The diagnostic criteria for exudative AMD were defined as evidence of MNV associated with subretinal/internal retinal fluid (SRF/IRF), serous or hemorrhagic pigment epithelial detachment (PED), or subretinal hemorrhage [16,17,18]. The presence of MNV was diagnosed after the review of the branching pattern of neovascular structure on the RPE-RPE fit en face angio-SS-OCTA corresponding to the vascularized PED on SS-OCT B-scans by at least 2 retina specialists (XS and FW) [18]. In the contrary, eyes with nonexudative AMD were diagnosed by the presence of pathological findings of AMD, including drusen, RPE abnormalities and/or treatment-naïve MNV lesions in absence of intra-/subretinal exudation. Eyes with nonexudative AMD were classified as either intermediate AMD (iAMD) or late AMD as previously described [6, 17, 19]. Briefly, iAMD was diagnosed when there was evidence of drusen or pigmentary abnormalities in the macula without geographic atrophy (GA) or exudation, while late nonexudative AMD was identified via the presence of GA in the absence of exudation [6, 17, 20].

The identification of treatment-naïve nonexudative MNV was based on the presence of MNV without exudative signs in the consecutive SS-OCTA B-scan images, and confirmed by at least two retina specialists (XS and FW) [19, 21,22,23,24]. To identify the neovascular lesions of the study eyes, the retina specialists carefully inspected the flow signal upon the SS-OCTA exams after the removal of the retinal vessel projections and validated the results by examining representative B-scans to localize the neovascular lesion to the appropriate layer.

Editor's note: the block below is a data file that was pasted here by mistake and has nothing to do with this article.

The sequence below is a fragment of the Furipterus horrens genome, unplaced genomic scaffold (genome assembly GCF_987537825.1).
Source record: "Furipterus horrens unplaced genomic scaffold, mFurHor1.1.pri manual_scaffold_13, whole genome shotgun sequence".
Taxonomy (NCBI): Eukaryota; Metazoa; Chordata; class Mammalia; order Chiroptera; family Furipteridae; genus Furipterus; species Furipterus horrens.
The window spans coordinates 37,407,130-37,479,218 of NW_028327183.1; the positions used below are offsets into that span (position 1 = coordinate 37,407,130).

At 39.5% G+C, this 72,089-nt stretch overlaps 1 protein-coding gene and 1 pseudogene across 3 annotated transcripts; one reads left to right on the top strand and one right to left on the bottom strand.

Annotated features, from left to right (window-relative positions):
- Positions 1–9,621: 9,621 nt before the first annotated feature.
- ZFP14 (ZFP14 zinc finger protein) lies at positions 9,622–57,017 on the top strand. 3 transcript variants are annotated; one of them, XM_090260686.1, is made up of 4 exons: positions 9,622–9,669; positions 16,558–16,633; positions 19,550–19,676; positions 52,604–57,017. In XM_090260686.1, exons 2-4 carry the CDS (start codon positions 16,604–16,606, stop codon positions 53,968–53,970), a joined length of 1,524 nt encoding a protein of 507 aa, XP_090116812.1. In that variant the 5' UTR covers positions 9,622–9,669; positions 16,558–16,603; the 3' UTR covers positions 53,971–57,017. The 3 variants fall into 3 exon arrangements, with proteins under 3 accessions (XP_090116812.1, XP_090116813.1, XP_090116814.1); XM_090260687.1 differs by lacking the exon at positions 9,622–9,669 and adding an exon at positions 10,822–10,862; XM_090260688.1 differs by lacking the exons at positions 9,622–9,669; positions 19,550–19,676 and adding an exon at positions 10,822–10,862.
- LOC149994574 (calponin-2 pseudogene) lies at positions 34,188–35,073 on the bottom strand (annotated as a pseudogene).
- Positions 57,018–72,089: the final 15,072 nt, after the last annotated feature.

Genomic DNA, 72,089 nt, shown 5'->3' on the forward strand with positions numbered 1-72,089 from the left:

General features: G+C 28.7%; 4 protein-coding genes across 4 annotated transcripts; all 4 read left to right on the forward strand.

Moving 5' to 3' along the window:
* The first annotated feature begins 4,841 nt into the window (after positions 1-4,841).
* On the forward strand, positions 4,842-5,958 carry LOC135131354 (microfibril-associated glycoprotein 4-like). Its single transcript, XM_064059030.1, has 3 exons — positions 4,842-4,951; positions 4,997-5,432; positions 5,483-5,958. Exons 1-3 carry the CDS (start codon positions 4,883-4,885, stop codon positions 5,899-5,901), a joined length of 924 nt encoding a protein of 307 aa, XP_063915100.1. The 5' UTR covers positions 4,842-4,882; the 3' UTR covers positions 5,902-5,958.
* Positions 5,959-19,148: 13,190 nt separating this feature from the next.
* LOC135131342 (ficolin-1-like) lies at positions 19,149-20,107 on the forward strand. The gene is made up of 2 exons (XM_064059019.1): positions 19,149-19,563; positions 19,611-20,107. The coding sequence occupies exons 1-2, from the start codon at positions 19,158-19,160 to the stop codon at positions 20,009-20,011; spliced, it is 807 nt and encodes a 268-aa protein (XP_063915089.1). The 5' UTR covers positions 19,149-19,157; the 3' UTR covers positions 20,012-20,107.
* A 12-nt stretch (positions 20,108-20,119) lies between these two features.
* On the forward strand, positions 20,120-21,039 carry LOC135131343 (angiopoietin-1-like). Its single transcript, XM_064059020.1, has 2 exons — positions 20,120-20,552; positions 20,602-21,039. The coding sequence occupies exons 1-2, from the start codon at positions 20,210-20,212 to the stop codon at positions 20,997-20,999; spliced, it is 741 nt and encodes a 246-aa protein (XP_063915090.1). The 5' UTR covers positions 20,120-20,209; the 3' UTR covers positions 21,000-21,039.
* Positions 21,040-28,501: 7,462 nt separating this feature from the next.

The exclusion criteria included (1) a history of intraocular surgery other than cataract surgery; (2) severe media opacity; (3) excess motion artifacts; (4) MNV secondary to high myopia (≥–6.00 diopters); and (5) a history of other ocular diseases, such as advanced glaucoma, uveitis, endophthalmitis, diabetic retinopathy, and retinal detachment.

Data collection

To analyze the characteristics of the MNV lesions, the following data were collected from the patients’ medical records, reviewed, and compared: age; gender; medical history; and clinical examinations, including best corrected visual acuity (BCVA), color fundus photography (Visucam 200 digital fundus camera, Carl Zeiss Meditec, Dublin, CA; Optos® PLC; Dunfermline, Scotland, UK), spectral-domain optical coherence tomography (SD-OCT) (Spectralis, Heidelberg Engineering, Germany), and SS-OCTA scans.

The MNV lesions were assessed based on SS-OCTA scans taken using the PLEX Elite 9000 device (Carl Zeiss Meditec Inc., Dublin, CA, USA) at baseline and at each visit. All images were carefully visualized to ascertain the correctness of segmentation and avoid the erroneous recognition of the boundaries of the retinal pigment epithelium (RPE) and RPE-fit. Manual correction was performed using the segmentation and propagation editing tool of the PLEX Elite 9000 software. For each eye, the best-quality 6 × 6 mm SS-OCTA volume scans were selected for analysis in the study.

Area measurement for MNV lesions was performed via the RPE-RPE fit segmentation of SS-OCTA images using ImageJ (NIH Image, Bethesda, MD) software. This was done by two ophthalmologists independently (YW and QB). The segmentation lines were manually adjusted when necessary to optimally visualize the lesions, and the segmentation remained consistent at each follow-up. Artifacts in the OCTA images of the outer retina were removed by the automated projection artifact removal software integrated into the instrument. An area difference greater than 30% between graders was resolved via open discussion between the graders. If no consensus could be reached, the discrepancy was adjudicated by one of the retina specialists (XS or FW).

Grouping and lesion area measurement